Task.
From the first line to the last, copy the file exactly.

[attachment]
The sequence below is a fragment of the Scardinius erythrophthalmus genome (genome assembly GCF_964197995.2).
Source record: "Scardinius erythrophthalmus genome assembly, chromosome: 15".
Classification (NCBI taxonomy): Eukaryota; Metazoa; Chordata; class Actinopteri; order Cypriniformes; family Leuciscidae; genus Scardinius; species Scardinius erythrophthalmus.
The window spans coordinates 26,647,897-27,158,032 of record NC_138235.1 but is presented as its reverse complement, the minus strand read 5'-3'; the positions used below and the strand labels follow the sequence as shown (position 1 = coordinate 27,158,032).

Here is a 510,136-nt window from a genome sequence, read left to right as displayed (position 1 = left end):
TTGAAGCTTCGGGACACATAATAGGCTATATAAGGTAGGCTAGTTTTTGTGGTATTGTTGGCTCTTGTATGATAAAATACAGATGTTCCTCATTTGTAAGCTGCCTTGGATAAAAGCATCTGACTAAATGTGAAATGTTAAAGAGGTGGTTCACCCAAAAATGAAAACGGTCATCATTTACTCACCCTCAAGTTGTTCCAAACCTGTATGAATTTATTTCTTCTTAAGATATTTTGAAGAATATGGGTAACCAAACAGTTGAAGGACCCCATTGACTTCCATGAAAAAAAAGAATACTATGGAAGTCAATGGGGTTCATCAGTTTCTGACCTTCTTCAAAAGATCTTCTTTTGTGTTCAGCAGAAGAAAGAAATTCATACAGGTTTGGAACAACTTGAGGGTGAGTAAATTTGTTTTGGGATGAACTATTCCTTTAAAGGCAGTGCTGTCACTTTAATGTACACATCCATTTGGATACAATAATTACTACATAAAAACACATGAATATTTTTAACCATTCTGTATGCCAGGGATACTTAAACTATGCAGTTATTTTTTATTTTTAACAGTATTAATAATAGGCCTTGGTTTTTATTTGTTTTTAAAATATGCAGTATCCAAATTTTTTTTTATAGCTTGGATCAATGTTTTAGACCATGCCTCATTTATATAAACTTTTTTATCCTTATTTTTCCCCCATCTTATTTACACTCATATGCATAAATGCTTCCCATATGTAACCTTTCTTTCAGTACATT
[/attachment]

The sequence below is a fragment of the Scardinius erythrophthalmus genome (genome assembly GCF_964197995.2).
Source record: "Scardinius erythrophthalmus genome assembly, chromosome: 15".
Classification (NCBI taxonomy): Eukaryota; Metazoa; Chordata; class Actinopteri; order Cypriniformes; family Leuciscidae; genus Scardinius; species Scardinius erythrophthalmus.
The window spans coordinates 26,647,897-27,158,032 of record NC_138235.1 but is presented as its reverse complement, the minus strand read 5'-3'; the positions used below and the strand labels follow the sequence as shown (position 1 = coordinate 27,158,032).

Here is a 510,136-nt window from a genome sequence, read left to right as displayed (position 1 = left end):
TTGAAGCTTCGGGACACATAATAGGCTATATAAGGTAGGCTAGTTTTTGTGGTATTGTTGGCTCTTGTATGATAAAATACAGATGTTCCTCATTTGTAAGCTGCCTTGGATAAAAGCATCTGACTAAATGTGAAATGTTAAAGAGGTGGTTCACCCAAAAATGAAAACGGTCATCATTTACTCACCCTCAAGTTGTTCCAAACCTGTATGAATTTATTTCTTCTTAAGATATTTTGAAGAATATGGGTAACCAAACAGTTGAAGGACCCCATTGACTTCCATGAAAAAAAAGAATACTATGGAAGTCAATGGGGTTCATCAGTTTCTGACCTTCTTCAAAAGATCTTCTTTTGTGTTCAGCAGAAGAAAGAAATTCATACAGGTTTGGAACAACTTGAGGGTGAGTAAATTTGTTTTGGGATGAACTATTCCTTTAAAGGCAGTGCTGTCACTTTAATGTACACATCCATTTGGATACAATAATTACTACATAAAAACACATGAATATTTTTAACCATTCTGTATGCCAGGGATACTTAAACTATGCAGTTATTTTTTATTTTTAACAGTATTAATAATAGGCCTTGGTTTTTATTTGTTTTTAAAATATGCAGTATCCAAATTTTTTTTTATAGCTTGGATCAATGTTTTAGACCATGCCTCATTTATATAAACTTTTTTATCCTTATTTTTCCCCCATCTTATTTACACTCATATGCATAAATGCTTCCCATATGTAACCTTTCTTTCAGTACATT